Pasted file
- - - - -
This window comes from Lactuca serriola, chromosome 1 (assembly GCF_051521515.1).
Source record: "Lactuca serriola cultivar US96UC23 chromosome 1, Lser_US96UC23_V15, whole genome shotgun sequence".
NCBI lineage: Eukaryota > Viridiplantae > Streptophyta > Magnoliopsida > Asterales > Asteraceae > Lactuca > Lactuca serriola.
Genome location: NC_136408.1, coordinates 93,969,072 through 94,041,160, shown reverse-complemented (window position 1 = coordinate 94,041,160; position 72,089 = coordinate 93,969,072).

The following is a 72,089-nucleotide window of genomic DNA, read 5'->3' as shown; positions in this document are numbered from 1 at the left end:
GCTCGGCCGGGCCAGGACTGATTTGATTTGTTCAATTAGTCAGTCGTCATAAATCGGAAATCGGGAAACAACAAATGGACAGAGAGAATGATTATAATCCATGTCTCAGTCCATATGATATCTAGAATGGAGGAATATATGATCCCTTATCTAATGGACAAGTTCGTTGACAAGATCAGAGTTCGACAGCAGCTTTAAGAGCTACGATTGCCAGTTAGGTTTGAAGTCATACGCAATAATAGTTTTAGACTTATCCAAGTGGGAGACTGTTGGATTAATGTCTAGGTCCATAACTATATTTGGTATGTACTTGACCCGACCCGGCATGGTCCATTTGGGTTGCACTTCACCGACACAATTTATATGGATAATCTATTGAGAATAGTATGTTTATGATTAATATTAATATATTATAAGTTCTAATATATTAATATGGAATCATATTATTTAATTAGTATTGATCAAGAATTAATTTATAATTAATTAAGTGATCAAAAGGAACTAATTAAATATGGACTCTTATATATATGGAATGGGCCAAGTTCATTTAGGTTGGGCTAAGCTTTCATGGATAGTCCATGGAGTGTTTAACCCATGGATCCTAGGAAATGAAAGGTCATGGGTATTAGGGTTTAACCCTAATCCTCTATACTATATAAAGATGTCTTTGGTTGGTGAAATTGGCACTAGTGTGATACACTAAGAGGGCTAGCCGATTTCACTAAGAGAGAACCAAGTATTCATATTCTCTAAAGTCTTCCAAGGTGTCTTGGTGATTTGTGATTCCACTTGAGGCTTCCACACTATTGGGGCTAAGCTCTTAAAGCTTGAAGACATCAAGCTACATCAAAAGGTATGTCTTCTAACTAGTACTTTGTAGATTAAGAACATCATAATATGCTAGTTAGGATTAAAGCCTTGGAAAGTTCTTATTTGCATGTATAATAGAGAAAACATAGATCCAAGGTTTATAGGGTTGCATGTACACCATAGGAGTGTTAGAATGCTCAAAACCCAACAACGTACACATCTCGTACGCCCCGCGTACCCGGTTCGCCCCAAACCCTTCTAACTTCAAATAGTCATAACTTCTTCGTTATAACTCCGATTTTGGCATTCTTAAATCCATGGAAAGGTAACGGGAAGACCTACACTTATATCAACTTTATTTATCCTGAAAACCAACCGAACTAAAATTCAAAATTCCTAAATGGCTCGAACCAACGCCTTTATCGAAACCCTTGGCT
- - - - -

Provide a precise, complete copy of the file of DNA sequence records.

This window comes from Lactuca serriola, chromosome 1 (assembly GCF_051521515.1).
Source record: "Lactuca serriola cultivar US96UC23 chromosome 1, Lser_US96UC23_V15, whole genome shotgun sequence".
NCBI lineage: Eukaryota > Viridiplantae > Streptophyta > Magnoliopsida > Asterales > Asteraceae > Lactuca > Lactuca serriola.
Genome location: NC_136408.1, coordinates 93,969,072 through 94,041,160, shown reverse-complemented (window position 1 = coordinate 94,041,160; position 72,089 = coordinate 93,969,072).

The following is a 72,089-nucleotide window of genomic DNA, read 5'->3' as shown; positions in this document are numbered from 1 at the left end:
GCTCGGCCGGGCCAGGACTGATTTGATTTGTTCAATTAGTCAGTCGTCATAAATCGGAAATCGGGAAACAACAAATGGACAGAGAGAATGATTATAATCCATGTCTCAGTCCATATGATATCTAGAATGGAGGAATATATGATCCCTTATCTAATGGACAAGTTCGTTGACAAGATCAGAGTTCGACAGCAGCTTTAAGAGCTACGATTGCCAGTTAGGTTTGAAGTCATACGCAATAATAGTTTTAGACTTATCCAAGTGGGAGACTGTTGGATTAATGTCTAGGTCCATAACTATATTTGGTATGTACTTGACCCGACCCGGCATGGTCCATTTGGGTTGCACTTCACCGACACAATTTATATGGATAATCTATTGAGAATAGTATGTTTATGATTAATATTAATATATTATAAGTTCTAATATATTAATATGGAATCATATTATTTAATTAGTATTGATCAAGAATTAATTTATAATTAATTAAGTGATCAAAAGGAACTAATTAAATATGGACTCTTATATATATGGAATGGGCCAAGTTCATTTAGGTTGGGCTAAGCTTTCATGGATAGTCCATGGAGTGTTTAACCCATGGATCCTAGGAAATGAAAGGTCATGGGTATTAGGGTTTAACCCTAATCCTCTATACTATATAAAGATGTCTTTGGTTGGTGAAATTGGCACTAGTGTGATACACTAAGAGGGCTAGCCGATTTCACTAAGAGAGAACCAAGTATTCATATTCTCTAAAGTCTTCCAAGGTGTCTTGGTGATTTGTGATTCCACTTGAGGCTTCCACACTATTGGGGCTAAGCTCTTAAAGCTTGAAGACATCAAGCTACATCAAAAGGTATGTCTTCTAACTAGTACTTTGTAGATTAAGAACATCATAATATGCTAGTTAGGATTAAAGCCTTGGAAAGTTCTTATTTGCATGTATAATAGAGAAAACATAGATCCAAGGTTTATAGGGTTGCATGTACACCATAGGAGTGTTAGAATGCTCAAAACCCAACAACGTACACATCTCGTACGCCCCGCGTACCCGGTTCGCCCCAAACCCTTCTAACTTCAAATAGTCATAACTTCTTCGTTATAACTCCGATTTTGGCATTCTTAAATCCATGGAAAGGTAACGGGAAGACCTACACTTATATCAACTTTATTTATCCTGAAAACCAACCGAACTAAAATTCAAAATTCCTAAATGGCTCGAACCAACGCCTTTATCGAAACCCTTGGCT